One of Worcestershire's newly settled families - parents Safaa and Mousa and their three daughters Lara, 17, Rayan, 14, and Raghad, 10 - were forced to flee their home amid increasing violence and indiscriminate bombings. 

The family had enjoyed a happy life in the beautiful historic city of Aleppo. The girls all enjoyed school with their friends; relatives lived close by and family celebrations were frequent; and Mousa had his own textiles business, running his own shop close to the family home, specialising in sewing buttonholes and buttons.

The rapid upscaling of war in 2014 brought their lives to a crashing standstill. Violence, gunfire and bombings were becoming appallingly regular. Schools were closed, there were food shortages and power cuts, and life swiftly became impossible. 

Sisters Rayan and Lara, both bright and engaging students, tell their family's story in English, helping to translate the recollections of their parents.

"Life in Syria was not bearable and we were not safe. We could not stay there. We lived in the war for a year but could not be there any more." 

As soon as it was safe to do so, in 2014, the family fled for their lives. They boarded a safe bus bound for the Turkish border, joining millions heading in the same direction.

"We could not take much with us apart from the clothes we wore and a few other things. We travelled by bus over the border into Turkey. There were lots of refugees there, all trying to stay safe."

Mousa found the family rented accommodation to live in and found work in a textiles factory, but pay was very poor.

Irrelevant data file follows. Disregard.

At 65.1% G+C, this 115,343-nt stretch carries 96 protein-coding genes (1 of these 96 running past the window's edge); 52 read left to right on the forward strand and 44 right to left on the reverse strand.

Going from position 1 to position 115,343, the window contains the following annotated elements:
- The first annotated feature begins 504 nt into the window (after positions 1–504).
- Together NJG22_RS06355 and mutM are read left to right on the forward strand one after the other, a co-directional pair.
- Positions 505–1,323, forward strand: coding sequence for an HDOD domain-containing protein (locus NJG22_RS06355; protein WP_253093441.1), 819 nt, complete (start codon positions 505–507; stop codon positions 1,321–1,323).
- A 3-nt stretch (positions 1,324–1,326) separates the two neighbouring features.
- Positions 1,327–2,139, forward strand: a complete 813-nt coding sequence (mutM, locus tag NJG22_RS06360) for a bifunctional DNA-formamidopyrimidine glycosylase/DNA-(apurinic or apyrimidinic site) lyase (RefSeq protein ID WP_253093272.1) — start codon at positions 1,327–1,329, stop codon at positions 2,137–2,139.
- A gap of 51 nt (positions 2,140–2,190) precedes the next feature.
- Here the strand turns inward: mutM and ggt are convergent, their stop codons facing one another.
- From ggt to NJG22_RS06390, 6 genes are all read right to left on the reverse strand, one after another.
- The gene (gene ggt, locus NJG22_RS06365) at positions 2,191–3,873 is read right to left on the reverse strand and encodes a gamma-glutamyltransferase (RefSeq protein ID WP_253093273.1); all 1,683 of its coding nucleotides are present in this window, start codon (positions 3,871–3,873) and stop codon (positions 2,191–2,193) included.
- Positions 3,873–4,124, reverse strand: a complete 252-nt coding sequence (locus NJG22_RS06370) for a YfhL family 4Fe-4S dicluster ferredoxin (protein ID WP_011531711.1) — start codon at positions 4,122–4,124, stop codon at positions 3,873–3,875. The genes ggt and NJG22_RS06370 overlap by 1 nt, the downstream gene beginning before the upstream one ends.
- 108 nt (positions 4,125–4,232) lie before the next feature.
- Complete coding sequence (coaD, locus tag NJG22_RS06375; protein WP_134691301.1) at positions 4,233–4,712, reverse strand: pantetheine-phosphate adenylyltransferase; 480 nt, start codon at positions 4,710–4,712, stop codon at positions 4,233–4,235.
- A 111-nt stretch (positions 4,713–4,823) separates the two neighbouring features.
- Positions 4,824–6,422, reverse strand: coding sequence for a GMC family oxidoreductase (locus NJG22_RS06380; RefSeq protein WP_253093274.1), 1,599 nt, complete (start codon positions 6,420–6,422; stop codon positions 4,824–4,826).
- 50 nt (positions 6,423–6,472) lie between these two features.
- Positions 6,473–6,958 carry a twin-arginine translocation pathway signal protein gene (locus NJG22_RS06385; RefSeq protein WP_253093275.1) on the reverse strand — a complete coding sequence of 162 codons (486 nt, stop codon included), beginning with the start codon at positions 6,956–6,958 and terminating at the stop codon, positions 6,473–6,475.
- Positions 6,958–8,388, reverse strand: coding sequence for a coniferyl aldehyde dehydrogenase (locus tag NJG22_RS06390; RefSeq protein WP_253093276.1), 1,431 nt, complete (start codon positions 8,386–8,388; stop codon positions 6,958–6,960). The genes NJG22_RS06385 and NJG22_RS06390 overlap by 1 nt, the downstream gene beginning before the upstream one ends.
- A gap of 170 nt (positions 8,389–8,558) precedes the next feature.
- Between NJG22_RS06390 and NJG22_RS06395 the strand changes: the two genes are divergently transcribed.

"It was bad for us in Turkey. Life was very hard and we still did not feel safe. The house was very bad. We did not feel welcome. It was very hard work and we were not able to go to school."

In 2016 the family successfully applied to the United Nations High Commissioner for Refugees for refugee status and resettlement. By this time they had become aware that back in Syria, their family home and the shop that Mousa had worked so hard to open had been bombed. "There is just a part of our house still there," says Lara.

The lengthy process involved in being granted the right to resettle involved questioning of all members of the family, background checks and thorough vetting of their lives - "this was very hard, to have to speak about everything we had seen, it was hard," says Lara.

 While their journey towards safety proceeded, the city they had left behind was in turmoil - as shown by this compelling drone footage, featured on international broadcaster Euronews in November 2016.

Aleppo, November 2016

Drone footage, Aleppo

The family vividly recall the day they arrived in England back in August. They were part of the third group to arrive in Worcestershire.

"We were very tired but the welcome was very good and we knew we were in a place that wanted to see us. We were very happy to come here and we are very happy now."